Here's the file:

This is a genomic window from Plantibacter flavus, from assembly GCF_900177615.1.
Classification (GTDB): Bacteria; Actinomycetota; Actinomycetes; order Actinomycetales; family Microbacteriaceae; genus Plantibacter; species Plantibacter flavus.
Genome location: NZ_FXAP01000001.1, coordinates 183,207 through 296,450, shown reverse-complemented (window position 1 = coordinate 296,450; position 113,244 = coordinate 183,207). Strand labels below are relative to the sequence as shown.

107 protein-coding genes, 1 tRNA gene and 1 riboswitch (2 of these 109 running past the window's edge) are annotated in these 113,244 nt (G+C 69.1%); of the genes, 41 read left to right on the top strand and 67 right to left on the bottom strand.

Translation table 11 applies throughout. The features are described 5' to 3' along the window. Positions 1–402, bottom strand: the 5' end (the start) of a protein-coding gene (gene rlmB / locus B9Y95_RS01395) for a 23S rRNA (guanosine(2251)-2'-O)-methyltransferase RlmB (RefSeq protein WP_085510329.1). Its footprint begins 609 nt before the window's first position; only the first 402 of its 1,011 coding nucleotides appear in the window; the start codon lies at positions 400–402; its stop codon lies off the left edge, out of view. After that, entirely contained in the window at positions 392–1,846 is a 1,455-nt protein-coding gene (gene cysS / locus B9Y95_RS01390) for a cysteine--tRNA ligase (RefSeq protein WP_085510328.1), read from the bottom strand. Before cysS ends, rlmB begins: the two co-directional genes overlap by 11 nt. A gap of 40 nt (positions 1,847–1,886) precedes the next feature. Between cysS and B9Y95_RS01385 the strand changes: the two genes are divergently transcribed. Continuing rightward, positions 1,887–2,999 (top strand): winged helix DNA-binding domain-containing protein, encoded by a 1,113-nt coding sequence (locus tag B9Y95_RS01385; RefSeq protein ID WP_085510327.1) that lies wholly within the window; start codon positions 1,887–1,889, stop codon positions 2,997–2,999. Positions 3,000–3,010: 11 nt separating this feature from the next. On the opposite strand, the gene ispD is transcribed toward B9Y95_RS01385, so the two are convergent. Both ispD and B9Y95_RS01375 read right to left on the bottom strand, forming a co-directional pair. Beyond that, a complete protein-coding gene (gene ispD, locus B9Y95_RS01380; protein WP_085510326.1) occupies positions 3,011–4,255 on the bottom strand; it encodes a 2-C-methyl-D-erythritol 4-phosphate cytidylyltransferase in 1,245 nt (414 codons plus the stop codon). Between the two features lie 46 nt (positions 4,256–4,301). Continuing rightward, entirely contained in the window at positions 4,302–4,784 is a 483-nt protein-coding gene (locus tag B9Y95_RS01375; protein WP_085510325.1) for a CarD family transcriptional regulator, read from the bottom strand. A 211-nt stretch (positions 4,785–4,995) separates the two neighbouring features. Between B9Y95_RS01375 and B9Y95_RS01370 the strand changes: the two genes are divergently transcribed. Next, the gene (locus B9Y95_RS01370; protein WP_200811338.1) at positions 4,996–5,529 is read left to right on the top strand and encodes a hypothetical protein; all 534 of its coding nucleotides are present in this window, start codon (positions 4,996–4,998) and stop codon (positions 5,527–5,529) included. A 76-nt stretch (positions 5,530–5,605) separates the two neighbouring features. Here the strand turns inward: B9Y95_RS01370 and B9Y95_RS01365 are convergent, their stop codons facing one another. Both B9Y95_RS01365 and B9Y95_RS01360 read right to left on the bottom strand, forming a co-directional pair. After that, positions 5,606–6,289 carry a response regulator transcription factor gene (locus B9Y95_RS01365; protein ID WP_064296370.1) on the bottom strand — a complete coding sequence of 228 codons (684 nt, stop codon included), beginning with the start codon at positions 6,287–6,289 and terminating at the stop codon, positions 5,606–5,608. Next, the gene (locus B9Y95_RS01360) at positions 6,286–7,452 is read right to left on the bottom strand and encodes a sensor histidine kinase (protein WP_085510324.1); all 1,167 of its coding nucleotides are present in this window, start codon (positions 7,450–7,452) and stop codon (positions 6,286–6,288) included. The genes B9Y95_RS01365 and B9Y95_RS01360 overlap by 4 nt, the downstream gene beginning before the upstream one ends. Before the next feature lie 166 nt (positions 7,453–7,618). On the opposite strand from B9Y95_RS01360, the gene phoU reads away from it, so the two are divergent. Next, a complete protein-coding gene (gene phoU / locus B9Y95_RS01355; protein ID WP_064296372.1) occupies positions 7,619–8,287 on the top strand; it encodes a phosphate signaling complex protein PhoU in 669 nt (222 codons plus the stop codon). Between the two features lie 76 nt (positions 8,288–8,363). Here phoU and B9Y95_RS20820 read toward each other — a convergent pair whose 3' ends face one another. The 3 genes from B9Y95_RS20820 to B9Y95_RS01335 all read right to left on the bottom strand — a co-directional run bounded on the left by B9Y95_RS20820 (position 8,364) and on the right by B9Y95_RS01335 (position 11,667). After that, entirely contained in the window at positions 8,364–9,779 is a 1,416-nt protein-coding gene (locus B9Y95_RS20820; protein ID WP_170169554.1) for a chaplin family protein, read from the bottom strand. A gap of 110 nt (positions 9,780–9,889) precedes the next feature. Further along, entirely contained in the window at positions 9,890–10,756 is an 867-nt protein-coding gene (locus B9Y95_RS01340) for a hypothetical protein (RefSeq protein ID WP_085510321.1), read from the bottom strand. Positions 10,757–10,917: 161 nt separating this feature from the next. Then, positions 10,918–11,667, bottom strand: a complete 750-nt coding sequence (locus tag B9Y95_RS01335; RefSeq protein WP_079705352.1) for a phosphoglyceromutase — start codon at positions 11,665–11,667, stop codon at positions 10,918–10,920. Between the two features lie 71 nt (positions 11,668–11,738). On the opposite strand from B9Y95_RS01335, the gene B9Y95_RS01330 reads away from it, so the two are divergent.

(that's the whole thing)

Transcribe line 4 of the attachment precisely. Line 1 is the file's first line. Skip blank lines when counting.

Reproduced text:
107 protein-coding genes, 1 tRNA gene and 1 riboswitch (2 of these 109 running past the window's edge) are annotated in these 113,244 nt (G+C 69.1%); of the genes, 41 read left to right on the top strand and 67 right to left on the bottom strand.